Americans at home may still be eating freedom fries, but corporate America is buying into France.

"They come in France because they know that infrastructure is first-rate and that people are working very well in France, especially engineers," says Marchand. "We are probably one of the two or three countries in the world with the best engineers. And so in terms of technology, France is still a country that is taken very seriously by the American executives."

Some of those American executives savor the French approach to work. Katherine Melchior Ray left behind her job as a senior manager at Nike in the United States, and came to France to work in the French fashion industry. Her job is just as high-powered, but now that she's in France, she no longer works weekends, and vacation has taken on a whole new meaning.

"I don't check in, I don't check my e-mail. I don't call on the phone and no one expects me to," says Ray. "You really go on vacation."

France is still one of the world's five largest economies. When the French work, their productivity per hour is among the highest in the world, even better than in the United States. Problem is, French workers are on the job an average of 300 hours less per year than their American counterparts, so French economic growth lags far behind the United States.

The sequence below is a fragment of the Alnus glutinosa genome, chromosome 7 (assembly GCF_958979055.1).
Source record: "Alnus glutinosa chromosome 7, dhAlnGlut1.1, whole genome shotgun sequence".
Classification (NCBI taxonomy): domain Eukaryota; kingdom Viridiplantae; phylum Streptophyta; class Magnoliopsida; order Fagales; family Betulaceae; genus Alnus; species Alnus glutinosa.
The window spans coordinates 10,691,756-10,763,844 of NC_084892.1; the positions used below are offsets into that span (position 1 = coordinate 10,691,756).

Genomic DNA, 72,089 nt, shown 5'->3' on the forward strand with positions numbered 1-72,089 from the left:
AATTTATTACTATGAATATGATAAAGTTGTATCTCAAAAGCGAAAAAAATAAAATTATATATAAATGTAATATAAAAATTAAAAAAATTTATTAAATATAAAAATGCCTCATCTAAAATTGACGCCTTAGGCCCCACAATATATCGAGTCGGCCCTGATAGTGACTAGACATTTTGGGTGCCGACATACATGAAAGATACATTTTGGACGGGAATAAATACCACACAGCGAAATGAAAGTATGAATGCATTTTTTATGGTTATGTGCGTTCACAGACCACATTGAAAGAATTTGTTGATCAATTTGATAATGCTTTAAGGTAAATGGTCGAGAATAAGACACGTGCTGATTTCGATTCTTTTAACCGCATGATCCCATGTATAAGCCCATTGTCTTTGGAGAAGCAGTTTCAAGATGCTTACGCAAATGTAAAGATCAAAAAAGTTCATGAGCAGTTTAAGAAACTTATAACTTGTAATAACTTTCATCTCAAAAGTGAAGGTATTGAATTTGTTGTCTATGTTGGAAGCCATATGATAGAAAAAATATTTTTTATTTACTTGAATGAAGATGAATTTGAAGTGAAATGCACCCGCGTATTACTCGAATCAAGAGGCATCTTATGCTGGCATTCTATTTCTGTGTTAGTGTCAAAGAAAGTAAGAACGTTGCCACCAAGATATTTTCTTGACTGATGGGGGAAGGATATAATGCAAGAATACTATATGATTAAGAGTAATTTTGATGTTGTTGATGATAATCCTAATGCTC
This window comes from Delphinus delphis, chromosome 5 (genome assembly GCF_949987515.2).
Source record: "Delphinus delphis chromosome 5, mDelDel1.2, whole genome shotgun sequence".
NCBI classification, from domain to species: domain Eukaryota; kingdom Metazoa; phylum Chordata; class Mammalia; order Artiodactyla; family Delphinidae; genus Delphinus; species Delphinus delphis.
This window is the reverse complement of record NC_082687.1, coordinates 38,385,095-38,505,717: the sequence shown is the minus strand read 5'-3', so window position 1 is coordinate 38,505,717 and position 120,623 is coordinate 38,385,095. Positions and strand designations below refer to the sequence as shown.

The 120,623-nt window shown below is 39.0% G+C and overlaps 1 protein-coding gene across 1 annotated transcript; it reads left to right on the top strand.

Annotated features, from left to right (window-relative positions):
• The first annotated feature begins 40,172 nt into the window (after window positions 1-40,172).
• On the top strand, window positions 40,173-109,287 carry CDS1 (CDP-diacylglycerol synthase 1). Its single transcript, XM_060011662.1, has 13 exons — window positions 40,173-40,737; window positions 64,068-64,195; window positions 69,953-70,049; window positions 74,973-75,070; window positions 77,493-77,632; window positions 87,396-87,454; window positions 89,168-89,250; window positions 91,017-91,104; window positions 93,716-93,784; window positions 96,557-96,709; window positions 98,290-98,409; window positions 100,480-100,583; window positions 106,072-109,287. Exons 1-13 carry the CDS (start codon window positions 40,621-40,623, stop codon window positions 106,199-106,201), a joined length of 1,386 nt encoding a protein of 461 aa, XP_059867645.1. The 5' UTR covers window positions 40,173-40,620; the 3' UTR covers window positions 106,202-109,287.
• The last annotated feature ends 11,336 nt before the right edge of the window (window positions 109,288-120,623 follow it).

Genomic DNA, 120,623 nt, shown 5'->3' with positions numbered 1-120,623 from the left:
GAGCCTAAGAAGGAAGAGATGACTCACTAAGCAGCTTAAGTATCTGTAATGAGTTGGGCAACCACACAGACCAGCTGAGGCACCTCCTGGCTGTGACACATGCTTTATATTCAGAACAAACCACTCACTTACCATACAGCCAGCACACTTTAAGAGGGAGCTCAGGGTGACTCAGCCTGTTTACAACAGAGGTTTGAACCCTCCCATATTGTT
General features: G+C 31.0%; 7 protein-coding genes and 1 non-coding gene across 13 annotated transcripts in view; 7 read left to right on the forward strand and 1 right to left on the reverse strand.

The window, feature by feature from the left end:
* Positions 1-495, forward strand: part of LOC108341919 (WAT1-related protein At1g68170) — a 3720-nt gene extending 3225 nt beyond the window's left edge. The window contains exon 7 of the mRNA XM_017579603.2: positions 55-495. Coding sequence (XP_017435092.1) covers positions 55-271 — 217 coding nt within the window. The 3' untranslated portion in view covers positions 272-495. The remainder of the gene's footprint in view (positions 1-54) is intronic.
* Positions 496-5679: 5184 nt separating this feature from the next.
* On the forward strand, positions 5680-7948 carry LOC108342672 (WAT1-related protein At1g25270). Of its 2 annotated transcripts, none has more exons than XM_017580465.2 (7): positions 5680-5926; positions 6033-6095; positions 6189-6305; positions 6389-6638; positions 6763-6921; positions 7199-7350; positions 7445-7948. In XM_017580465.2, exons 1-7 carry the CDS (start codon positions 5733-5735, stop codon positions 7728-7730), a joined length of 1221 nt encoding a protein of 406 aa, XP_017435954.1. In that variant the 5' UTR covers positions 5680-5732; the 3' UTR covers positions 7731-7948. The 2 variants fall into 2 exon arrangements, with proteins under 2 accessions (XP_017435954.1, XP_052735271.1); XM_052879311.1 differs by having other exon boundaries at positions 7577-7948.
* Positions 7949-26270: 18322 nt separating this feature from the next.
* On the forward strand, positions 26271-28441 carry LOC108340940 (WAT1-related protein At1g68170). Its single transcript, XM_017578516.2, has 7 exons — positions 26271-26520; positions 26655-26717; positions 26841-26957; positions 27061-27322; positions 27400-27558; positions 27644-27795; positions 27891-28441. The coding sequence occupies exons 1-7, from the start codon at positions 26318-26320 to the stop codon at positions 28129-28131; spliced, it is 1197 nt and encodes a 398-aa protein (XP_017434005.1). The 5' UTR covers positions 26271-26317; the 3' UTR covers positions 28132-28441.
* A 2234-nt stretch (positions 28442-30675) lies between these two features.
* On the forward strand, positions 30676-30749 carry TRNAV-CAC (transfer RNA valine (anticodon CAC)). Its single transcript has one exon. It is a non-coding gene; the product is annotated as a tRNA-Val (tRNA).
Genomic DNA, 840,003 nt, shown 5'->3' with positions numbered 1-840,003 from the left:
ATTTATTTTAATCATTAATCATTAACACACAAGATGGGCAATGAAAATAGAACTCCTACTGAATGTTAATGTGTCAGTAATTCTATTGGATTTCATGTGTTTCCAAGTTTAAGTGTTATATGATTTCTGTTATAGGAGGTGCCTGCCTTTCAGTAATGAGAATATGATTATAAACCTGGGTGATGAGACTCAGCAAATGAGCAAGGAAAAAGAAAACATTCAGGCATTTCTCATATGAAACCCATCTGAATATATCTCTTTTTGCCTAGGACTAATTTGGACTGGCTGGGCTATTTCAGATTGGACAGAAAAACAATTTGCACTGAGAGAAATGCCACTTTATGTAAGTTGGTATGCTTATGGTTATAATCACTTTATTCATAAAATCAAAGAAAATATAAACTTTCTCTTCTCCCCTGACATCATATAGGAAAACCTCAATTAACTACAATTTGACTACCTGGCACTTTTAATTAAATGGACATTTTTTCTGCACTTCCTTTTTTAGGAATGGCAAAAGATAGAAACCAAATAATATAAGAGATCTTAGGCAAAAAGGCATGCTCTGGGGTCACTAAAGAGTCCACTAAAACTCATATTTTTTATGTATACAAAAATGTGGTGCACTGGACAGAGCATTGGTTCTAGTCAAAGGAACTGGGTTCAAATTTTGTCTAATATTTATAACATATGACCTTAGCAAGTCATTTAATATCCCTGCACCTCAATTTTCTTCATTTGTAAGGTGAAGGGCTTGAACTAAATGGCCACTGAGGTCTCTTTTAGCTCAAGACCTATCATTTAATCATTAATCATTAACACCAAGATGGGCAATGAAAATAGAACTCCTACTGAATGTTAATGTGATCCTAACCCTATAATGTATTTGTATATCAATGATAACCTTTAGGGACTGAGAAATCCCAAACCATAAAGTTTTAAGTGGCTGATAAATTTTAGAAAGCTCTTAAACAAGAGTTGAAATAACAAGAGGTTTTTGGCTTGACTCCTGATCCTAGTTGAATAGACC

"People understand very well that the French system will not survive long if it's not reformed," says Marchand. "People have to work more; for years people thought that they could work less and earn more, which is -- absurd."

Marchand says other countries in Europe are already moving in the other direction, increasing the work week without raising salaries. And France has made some minor reforms in its 35-hour work week, to allow some paid overtime. It's a question of economic survival.

"Germans are showing us the way. Germany companies are saying to their employees, 'OK, you renounce the 35-hour week or we take your jobs and we send them to Hungary, Poland, if not China," says Marchand.

"So there should be huge political support then to change it," says Logan.

"There is not a huge political support to change it," says Marchand. "It's seen as a sort of entitlement now."

So no French politician would even dare to suggest fundamental reform, like trimming those guaranteed five weeks of vacation. And Ray has been won over. She's talked herself into the idea that the French way of working – rather, not working - translates into good economic sense.

"People came back and it was like everyone had had 10 shots of espresso, they were just ready to go," says Ray. "They were like Eveready bunnies, everyone was going together and there was a team work that was inspiring."

Ray says she also takes her five weeks of vacation: "It feels great."